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Those who Want to File a Civil Lawsuit Under the Child Victims Act May Not Have as Much Time as They Anticipate

Those who Want to File a Civil Lawsuit Under the Child Victims Act May Not Have as Much Time as They Anticipate

Thank you to James R. Marsh, Partner, Marsh Law Firm, PLLC, for allowing us to share this important information. 

If you have questions, please click HERE to email our Legal Project.

The Diocese of Rochester Filed for Bankruptcy 
On September 12, 2019, the Diocese of Rochester filed for bankruptcy.
 
What Does a Bankruptcy Mean for Abuse Survivors?  
Most importantly, a bankruptcy does not mean the Diocese has no assets or that abuse survivors will get nothing.  To the contrary, the goal of a bankruptcy is to allow a bankruptcy judge to marshal the Diocese’s cash, other assets, and insurance, and then ensure that abuse survivors are compensated in a way that is fair to everyone.
 
However, in order to be compensated, abuse survivors must file a claim in the bankruptcy by a court-ordered deadline or they will forever forfeit their right to pursue a claim or compensation from the Diocese.  This deadline may well be shorter than the one-year “window” provided by the Child Victims Act, so it is critically important that abuse survivors contact a lawyer to learn their option and timely file a claim.
 
Frequently Asked Questions:
 
Why Did the Diocese Declare Bankruptcy? 
The Diocese of Rochester filed for bankruptcy in order to seek relief from the dozens of child sexual abuse lawsuits filed against it after the Child Victims Act took effect on August 14, 2019.
 
By filing for bankruptcy, all lawsuits against the Diocese are “stayed” (put on pause) and a bankruptcy judge is assigned to oversee all of the claims against the Diocese.  Generally speaking, the bankruptcy judge is responsible for determining the Diocese’s assets that are available to compensate abuse survivors, including cash, property, and insurance, and then deciding a fair way to use those assets to compensate abuse survivors.
 
Doesn’t the Bankruptcy Mean the Diocese Has No Assets? 
The bankruptcy absolutely does not mean that it has no assets or that abuse survivors will receive no compensation.  Instead, the purpose of a bankruptcy is to ensure that the Diocese’s assets are fairly divided among its creditors, including survivors of sexual abuse.  The first step in the bankruptcy is to determine what assets the Diocese has to compensate abuse survivors, including cash, property, and insurance proceeds.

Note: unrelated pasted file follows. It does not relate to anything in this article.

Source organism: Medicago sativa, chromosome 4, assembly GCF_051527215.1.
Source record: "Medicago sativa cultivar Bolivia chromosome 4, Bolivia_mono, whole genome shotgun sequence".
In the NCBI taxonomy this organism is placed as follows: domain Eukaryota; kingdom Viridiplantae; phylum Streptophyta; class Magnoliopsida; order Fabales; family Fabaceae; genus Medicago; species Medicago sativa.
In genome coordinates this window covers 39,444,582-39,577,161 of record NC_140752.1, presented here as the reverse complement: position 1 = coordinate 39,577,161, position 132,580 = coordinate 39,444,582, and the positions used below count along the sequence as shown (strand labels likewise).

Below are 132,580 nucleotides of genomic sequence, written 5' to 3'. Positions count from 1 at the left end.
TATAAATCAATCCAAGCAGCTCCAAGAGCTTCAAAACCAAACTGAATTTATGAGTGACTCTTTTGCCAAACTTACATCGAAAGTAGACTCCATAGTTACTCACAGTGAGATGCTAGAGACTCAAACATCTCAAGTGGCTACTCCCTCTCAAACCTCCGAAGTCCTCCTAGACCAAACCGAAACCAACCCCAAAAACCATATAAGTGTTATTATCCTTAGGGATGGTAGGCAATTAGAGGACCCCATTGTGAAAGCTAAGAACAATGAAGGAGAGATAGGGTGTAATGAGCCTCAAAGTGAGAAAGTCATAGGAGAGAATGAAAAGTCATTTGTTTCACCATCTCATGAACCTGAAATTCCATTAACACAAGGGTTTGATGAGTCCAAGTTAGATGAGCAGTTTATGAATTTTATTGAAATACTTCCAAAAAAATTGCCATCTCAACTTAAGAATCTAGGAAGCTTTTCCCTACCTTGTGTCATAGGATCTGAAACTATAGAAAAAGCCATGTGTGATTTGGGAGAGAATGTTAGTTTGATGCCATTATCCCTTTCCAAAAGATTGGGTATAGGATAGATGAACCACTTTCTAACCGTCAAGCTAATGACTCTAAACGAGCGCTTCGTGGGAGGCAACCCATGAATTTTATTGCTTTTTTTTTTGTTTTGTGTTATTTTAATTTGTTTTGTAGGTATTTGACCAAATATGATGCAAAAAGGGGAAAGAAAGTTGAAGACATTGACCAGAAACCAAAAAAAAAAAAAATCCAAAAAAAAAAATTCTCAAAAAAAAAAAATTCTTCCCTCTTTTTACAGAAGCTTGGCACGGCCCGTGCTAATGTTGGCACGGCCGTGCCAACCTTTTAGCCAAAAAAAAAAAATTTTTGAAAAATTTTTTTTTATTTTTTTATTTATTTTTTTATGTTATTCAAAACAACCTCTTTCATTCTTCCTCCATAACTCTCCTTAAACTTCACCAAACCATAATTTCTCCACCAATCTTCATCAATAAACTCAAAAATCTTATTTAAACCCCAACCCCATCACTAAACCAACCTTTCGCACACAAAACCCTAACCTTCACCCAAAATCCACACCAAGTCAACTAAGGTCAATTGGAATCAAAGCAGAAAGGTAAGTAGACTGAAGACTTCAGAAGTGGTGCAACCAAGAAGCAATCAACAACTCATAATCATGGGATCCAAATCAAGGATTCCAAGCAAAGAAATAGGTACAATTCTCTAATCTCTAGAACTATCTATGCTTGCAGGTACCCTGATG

Why Should I File a Claim?  
People with any type of claim against the Diocese need to know about the “bar date” deadline that requires all people with claims against the Diocese, including sexual abuse survivors, to file a claim with the bankruptcy court.  This deadline is called a “bar date” because people who come forward later are usually “barred” from ever filing a claim against the entities that declared bankruptcy.
 
The bankruptcy judge has not yet set a “bar date” for the Diocese’s bankruptcy, but these deadlines can be as short as 3-4 months from when an entity files for bankruptcy.  As you may know, the Child Victims Act gives abuse survivors one year from August 14, 2019, to file a claim for child sexual abuse, but the “bar date” may be shorter than that one year period.  If you were abused and have a claim against the Diocese, this means your deadline for filing a claim may be significantly shorter than the one year allowed under the Child Victims Act.
 
If you have a claim against the Diocese, or anyone associated with the Diocese, the time to act is now.
 
Does This Mean the Diocese Will Likely Shut Down?   
No.  There have been 20 Catholic bankruptcies across the United States, and one of the lead Catholic attorneys is now on record as admitting that the Catholic church has not had to shut down parishes or schools, or reduce their services, as a result of these bankruptcies.  For example, most Dioceses own a significant amount of property, and rather than sell their property, they take out a loan against their property to help compensate abuse survivors.  Moreover, insurance companies have contributed a significant amount toward the prior bankruptcies, such as an insurance company that paid more than $100 million toward the bankruptcy of the Jesuits.
 
Are Other Entities Involved, Like the Parishes?  
If you have a claim against the Diocese, you may also have a claim against other entities, such as a religious order or the parish or school where the abuse occurred.  This is another reason why it is important that abuse survivors act now and take steps to learn their options.
 
What Do I Need to Do to File a Claim in the Bankruptcy? 
In every bankruptcy, potential creditors including victims and survivors of childhood sexual abuse begin the process by filing a short “claim form” that advises the bankruptcy court of their claim.  To date, the bankruptcy court in every Catholic bankruptcy has protected the identity of abuse survivors from being publicly known.  The bankruptcy court will decide how abuse survivors should be compensated, but most Catholic bankruptcies have involved each abuse survivor submitting a 4-5 page statement, with a neutral third party then reviewing the statement of each person to decide how much they should receive out of the available assets.